As noted by CBR, which recently brought this up 2 months ago, whatever reception the story got seemed to have an impact on how Jurgens scripted a later Superman story where Clark Kent was investigating a black neighborhood where armed drug traffickers were running rampant, and unlike the earlier tale where Adam was buried at the hands of politically correct beliefs, Superman saves a girl who witnessed a murder, and flies her to the hospital after she was later caught in the crossfire of the gangs. No doubt, the spectre of Adam Grant hung heavily over this tale, though some might wonder: if Cat and Adam Grant were black, would Jurgens have avoided taking the direction he'd gone in almost 30 years ago, and kept Adam alive? It's certainly a challenging question today, when you look at how political correctness has turned whites into sacrificial lambs (except if the characters in question are LGBT practitioners), to say nothing of putting them in a form of stereotyped role as a result.

But if Jurgens really does regret terminating Adam Grant at the hands of the Toyman, which sticks out as the grimiest moment of that time in 1993, why doesn't he just come clean and admit science-fiction shouldn't be held captive to the dictates of political correctness, and that even "civilian" characters with no fantasy powers are worthy of resurrection, or retconning their previous fates away? If there's something good Mark Waid once did around the turn of the century, it was reversing the 1990 fate of Alanna Strange, wife of Adam Strange on the planet Rann, in the pages of JLA (and I think Impulse's solo book also had a storyline involving these characters at the time). So maybe all involved should consider retconning Adam's previous fate away, which could make the Death & Return of Superman more palatable in retrospect? So far, alas, nobody at DC who worked on that storyline from the time seems interested in doing so. Let's hope in the future, they'll reevaluate their positions and start advocating for correcting some of the biggest mistakes made in the past, depending on how revolting the stories were to begin with. It's good if Jurgens does have regrets over the story he scripted in 1993. But he could do a lot more by addressing the subject more straightforwardly, and whether he thinks it should be reversed, which is entirely possible to do, if he really wants it to happen.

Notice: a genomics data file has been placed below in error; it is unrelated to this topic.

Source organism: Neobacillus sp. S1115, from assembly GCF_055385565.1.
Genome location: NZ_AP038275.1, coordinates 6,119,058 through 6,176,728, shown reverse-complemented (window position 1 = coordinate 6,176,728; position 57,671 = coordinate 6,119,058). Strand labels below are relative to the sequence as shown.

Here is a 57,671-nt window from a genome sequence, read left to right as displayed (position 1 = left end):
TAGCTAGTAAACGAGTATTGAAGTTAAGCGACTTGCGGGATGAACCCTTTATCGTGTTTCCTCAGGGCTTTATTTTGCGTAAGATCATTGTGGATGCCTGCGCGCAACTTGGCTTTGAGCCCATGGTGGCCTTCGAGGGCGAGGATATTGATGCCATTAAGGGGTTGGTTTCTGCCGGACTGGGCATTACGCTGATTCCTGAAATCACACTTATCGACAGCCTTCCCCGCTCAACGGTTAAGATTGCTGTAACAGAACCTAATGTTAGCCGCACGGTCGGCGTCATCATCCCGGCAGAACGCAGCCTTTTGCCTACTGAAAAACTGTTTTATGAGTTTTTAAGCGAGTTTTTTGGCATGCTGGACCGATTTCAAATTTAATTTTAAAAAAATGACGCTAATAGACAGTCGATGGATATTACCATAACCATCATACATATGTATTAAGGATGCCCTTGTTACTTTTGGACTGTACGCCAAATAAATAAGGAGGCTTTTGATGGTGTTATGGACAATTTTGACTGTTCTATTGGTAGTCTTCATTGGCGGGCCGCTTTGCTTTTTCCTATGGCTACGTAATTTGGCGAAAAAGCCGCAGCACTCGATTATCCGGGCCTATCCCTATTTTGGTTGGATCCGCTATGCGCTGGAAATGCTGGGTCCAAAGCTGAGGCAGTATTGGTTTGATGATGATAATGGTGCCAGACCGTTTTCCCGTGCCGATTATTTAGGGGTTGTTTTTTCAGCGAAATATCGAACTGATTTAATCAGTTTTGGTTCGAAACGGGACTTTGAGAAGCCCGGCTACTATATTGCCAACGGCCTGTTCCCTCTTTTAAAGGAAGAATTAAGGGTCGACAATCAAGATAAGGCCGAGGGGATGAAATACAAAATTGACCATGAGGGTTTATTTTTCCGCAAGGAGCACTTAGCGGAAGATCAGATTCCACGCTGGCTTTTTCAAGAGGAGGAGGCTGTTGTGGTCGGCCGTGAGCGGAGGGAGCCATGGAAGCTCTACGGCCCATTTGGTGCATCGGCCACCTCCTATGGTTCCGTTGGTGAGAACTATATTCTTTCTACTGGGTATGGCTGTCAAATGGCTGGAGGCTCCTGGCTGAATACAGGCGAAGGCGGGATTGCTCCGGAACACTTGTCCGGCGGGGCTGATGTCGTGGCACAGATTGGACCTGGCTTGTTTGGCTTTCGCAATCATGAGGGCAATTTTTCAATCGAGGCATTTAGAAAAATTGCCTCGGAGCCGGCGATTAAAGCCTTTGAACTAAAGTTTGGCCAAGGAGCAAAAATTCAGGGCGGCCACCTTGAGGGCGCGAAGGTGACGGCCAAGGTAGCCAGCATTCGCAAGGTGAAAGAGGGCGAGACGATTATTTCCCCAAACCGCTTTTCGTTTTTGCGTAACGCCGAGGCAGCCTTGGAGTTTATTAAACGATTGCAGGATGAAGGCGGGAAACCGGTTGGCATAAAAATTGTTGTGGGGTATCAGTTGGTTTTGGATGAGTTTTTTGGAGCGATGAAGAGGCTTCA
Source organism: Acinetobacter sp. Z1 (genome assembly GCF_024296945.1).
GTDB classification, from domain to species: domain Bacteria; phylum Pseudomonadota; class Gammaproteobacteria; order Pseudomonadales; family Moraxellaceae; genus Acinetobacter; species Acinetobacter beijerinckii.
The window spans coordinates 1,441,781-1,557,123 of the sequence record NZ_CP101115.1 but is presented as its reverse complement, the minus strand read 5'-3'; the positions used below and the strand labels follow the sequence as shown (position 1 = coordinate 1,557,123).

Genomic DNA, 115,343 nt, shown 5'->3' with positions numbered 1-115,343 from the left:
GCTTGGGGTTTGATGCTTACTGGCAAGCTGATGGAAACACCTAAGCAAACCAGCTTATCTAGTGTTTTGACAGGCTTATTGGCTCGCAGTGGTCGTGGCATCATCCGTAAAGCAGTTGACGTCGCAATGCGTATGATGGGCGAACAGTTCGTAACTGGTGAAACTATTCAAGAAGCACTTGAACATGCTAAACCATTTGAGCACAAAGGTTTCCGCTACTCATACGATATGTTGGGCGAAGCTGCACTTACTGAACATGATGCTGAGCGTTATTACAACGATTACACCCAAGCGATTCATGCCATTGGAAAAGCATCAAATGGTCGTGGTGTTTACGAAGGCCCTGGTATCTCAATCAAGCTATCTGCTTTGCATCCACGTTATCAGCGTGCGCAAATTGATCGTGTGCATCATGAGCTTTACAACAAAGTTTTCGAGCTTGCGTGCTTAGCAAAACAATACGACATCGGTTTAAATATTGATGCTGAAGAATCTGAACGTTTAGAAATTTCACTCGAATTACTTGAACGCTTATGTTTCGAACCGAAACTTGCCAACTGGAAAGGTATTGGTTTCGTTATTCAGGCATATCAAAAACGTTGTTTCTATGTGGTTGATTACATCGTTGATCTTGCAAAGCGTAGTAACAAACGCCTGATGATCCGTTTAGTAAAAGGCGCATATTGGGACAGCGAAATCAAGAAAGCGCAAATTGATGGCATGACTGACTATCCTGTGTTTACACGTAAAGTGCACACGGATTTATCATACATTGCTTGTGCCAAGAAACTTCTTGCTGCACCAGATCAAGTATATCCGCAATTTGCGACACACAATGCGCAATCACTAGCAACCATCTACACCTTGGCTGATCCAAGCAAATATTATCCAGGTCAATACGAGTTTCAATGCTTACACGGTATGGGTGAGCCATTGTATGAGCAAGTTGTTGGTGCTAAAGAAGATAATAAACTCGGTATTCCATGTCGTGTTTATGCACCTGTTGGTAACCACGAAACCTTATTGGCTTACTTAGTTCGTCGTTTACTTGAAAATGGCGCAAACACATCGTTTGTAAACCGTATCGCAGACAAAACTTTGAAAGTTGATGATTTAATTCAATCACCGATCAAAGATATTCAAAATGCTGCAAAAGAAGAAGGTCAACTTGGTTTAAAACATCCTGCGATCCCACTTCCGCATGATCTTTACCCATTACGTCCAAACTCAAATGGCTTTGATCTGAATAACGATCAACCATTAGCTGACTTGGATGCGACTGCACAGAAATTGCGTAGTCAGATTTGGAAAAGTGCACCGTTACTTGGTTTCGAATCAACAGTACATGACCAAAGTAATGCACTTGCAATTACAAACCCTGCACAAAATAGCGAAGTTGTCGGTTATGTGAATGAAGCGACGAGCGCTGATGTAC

Labels: , , , ,

About me

  • I'm Avi Green
  • From Jerusalem, Israel
  • I was born in Pennsylvania in 1974, and moved to Israel in 1983. I also enjoyed reading a lot of comics when I was young, the first being Fantastic Four. I maintain a strong belief in the public's right to knowledge and accuracy in facts. I like to think of myself as a conservative-style version of Clark Kent. I don't expect to be perfect at the job, but I do my best.
My profile



  • avigreen2002@yahoo.com
  • Fansites I Created

  • Hawkfan
  • The Greatest Thing on Earth!
  • The Outer Observatory
  • Earth's Mightiest Heroines
  • The Co-Stars Primer
  • Realtime Website Traffic

    Comic book websites (open menu)

    Comic book weblogs (open menu)

    Writers and Artists (open menu)

    Video commentators (open menu)

    Miscellanous links (open menu)

  • W3 Counter stats
  • Bio Link page
  • blog directory Bloggeries Blog Directory View My Stats Blog Directory & Search engine eXTReMe Tracker Locations of visitors to this page  
    Flag Counter

    This page is powered by Blogger. Isn't yours?

    make money online blogger templates

Older Posts Newer Posts

The Four Color Media Monitor is powered by Blogspot and Gecko & Fly.
No part of the content or the blog may be reproduced without prior written permission.
Join the Google Adsense program and learn how to make money online.